I understand that it is possible to break into it without knowing my password.

It depends.

For example, if you used encryption, you can probably consider your data to be safe (confidentiality non violated). A common thief will not be interested in your data, but the money she/he can get in exchange of your computer. Thus, no attempt to recover the data (e.g., via brute forcing the password) will be made.

If you did not encrypt your data, even an unskilled attacker can easily access your data without your password. However, you do not know what will happen to it. Probably nothing, again, just looking for the money. But you can never be sure. Maybe the thief found some interesting data to sell or to blackmail with?

So regarding your questions:

Would I be correct in thinking that an encrypted hard drive is protected by my admin password

It depends on the technology used for the encryption.

and that if my home computer is stolen this password could be subjected to a brute-force attack?

This is highly unlikely. Unless you are victim of a targeted robbery, which is unlikely.

2. Random malware

You can be the victim of an unfortunate, not targeted, malware infecting your computer. For example, you opened a malicious e-mail or downloaded from the Internet an infected application.

Can malware launch the kind of attack used against stolen database password files? How securely is my computer password stored? Would the malware need to know my password anyway, as presumably it would have my logon authority?

If any malware already infected you, you are right, it already has your privileges, hence it does not need to find your password.

3. Abusive partner or noisy relatives

The third threat model is about persons close to you or relatives that can have access to your computer from time to time.

Many couples, families or friends trust each other to not violate the privacy of another member of one of the group. That's why it is common to see families share the same account on the computer or to know the e-mail password of their spouse.

However, such choice could be dangerous. The relationship can evolve. For example, a spouse is suspicious about the fidelity of the other, or parents do not trust their children anymore after some event. There is cases of abusive partners that installed spyware on their (ex-)partner phone/computer to monitor their live. Even cases of domestic violence.

Hence, even if you use separate accounts, having a weak password (e.g., a birthday or the name of your dog) could be an issue. It can be guessed by a family member or a friend. This person does not need to have any knowledge regarding computer security.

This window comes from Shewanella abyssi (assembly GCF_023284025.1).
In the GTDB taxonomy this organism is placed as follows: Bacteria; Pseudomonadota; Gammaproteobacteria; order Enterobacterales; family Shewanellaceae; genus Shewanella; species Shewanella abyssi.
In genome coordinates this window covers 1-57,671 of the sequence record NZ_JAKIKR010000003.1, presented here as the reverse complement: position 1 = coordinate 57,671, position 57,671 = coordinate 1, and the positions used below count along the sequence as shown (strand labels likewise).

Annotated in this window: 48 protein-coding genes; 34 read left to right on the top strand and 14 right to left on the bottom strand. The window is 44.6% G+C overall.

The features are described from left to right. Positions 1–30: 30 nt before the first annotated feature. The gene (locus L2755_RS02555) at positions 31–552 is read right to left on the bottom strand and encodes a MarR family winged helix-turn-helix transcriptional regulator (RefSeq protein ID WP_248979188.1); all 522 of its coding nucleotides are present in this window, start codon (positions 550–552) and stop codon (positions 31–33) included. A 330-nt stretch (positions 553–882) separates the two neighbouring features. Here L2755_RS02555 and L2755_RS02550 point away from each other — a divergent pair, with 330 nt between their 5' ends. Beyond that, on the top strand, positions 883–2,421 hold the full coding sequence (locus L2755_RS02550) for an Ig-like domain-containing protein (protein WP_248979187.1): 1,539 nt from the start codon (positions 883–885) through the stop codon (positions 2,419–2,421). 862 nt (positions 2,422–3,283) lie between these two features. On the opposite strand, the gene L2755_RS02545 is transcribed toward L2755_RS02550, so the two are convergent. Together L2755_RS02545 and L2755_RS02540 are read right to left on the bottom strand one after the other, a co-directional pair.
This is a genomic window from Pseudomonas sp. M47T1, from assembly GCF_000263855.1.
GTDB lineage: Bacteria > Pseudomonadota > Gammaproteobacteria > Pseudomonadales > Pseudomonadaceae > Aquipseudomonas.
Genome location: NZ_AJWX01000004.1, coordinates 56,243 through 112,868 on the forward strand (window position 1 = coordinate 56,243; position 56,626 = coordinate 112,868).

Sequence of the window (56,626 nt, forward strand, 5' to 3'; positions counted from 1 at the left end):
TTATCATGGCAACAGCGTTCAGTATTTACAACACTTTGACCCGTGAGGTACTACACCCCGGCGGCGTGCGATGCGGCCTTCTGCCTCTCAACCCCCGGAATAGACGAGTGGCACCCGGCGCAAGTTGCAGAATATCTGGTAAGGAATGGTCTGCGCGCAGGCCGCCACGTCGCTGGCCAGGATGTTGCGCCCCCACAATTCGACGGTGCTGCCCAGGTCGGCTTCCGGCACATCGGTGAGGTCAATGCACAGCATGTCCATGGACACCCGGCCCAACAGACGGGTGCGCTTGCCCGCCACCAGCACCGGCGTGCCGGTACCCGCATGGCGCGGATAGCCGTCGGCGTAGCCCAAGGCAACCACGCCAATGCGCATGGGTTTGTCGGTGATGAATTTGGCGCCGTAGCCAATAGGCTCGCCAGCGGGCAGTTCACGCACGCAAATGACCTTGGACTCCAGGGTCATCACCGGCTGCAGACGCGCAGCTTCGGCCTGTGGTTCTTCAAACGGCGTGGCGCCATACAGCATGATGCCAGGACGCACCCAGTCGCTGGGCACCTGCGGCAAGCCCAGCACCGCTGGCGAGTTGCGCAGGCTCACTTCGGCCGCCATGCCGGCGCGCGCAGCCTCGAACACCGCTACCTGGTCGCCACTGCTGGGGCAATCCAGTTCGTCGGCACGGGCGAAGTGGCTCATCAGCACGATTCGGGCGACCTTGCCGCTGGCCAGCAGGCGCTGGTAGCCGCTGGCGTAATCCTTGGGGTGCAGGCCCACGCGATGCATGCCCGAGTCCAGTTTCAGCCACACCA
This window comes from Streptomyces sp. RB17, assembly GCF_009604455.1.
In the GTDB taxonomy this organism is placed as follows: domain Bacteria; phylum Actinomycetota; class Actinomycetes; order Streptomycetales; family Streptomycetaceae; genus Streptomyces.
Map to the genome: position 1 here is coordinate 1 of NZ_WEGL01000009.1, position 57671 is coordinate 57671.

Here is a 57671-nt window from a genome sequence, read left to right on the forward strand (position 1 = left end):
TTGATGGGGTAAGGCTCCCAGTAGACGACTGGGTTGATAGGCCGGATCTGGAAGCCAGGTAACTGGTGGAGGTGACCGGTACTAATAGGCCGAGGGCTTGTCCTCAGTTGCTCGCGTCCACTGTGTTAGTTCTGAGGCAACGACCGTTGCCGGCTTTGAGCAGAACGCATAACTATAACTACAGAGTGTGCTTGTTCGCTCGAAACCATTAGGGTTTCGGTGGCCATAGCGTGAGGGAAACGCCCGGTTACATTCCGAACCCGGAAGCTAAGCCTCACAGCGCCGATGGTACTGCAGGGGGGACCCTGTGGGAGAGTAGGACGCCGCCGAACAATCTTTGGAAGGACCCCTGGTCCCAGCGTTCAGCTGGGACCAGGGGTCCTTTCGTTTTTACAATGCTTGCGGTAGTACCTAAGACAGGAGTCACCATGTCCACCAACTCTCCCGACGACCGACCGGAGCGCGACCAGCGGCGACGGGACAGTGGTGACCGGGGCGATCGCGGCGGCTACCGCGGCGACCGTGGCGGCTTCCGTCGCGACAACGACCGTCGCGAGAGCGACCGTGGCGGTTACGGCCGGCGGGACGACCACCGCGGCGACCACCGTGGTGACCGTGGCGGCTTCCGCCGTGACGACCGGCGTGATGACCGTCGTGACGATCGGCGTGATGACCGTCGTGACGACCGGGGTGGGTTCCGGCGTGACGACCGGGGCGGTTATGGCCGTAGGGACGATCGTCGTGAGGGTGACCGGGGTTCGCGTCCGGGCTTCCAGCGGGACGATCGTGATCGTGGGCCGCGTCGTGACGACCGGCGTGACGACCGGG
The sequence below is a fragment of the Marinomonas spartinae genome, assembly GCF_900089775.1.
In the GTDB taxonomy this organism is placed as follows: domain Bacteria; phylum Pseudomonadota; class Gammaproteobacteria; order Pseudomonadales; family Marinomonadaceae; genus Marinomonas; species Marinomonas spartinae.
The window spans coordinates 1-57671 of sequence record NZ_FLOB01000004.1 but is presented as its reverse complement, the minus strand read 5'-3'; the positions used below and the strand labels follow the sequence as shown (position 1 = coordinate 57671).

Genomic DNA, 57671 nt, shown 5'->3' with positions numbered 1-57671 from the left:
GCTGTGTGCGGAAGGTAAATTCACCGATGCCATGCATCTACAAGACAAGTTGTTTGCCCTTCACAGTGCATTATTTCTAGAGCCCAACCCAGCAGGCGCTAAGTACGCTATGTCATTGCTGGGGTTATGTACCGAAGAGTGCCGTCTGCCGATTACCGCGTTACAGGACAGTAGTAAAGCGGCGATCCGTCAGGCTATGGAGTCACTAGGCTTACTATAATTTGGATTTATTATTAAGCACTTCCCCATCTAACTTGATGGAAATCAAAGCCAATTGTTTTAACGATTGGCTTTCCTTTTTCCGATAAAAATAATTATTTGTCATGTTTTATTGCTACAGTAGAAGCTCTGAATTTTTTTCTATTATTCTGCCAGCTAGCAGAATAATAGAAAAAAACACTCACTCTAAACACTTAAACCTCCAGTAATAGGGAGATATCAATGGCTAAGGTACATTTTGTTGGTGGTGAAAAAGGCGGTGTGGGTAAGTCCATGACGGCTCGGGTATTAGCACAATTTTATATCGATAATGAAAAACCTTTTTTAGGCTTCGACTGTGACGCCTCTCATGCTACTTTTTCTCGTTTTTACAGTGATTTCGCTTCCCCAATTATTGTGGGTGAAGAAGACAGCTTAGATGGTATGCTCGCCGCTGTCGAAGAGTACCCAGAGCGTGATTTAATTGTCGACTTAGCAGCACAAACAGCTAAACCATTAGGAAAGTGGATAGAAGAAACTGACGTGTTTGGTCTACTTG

A strong password or more generally, a strong authentication mechanism is recommended. As pointed by @eckes in the comments, you can use short PINs, instead of strong password, on Windows 10. It is a good trade-off, since you have to remember a small number (but do not choose any date) and if there is too many attempts it asks another authentication method (more complex).


So what function does the password then serve? What is there left to protect?

In summary, in the case of a classic desktop home users, it serves to protect against untrustworthy relatives that may have access to your computer/account. If your threat model involves more skilled attackers, you still need a strong authentication method, but you will need to worry about other attack surfaces.

Does this depend on the operating system?

No

Does this only apply to admin authority logons?

Not sure what the "this" apply to, so I would say: You need a strong password for the admin account.

  • I have altered the question to:(6) Do I need the same strength of password for a limited account as an administrative one? – Peter Gregory Apr 26 '17 at 10:38
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Most of the time your password is compromised by you. They don't hack it. They trick you into giving up you super complex password. Phishing emails and such.

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    I don't think this is relevant to home computer workstation passwords… – StarWeaver Apr 21 '17 at 3:25
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There is the possibility of an attacker gaining access to your local network through an insecure router/other device either directly within your wireless network or exploiting your router to gain VPN access and then brute forcing your computer through your own network. This way, they do not need physical access to your computer, only network access.

Also if you are using Windows 8.1 or higher, it defaults to sign in with a Microsoft account, in which case the default local user is also your online user. Which means they can compromise your Microsoft account if they gain access to your weak password. This is especially problematic if you use things like OneDrive.

The real reason really comes down to that it doesn't really hurt to have a strong password as long as your can remember it.

1

I feel some serious points have been missed here, and hope to bring them to light.

Can malware launch the kind of attack used against stolen database password files?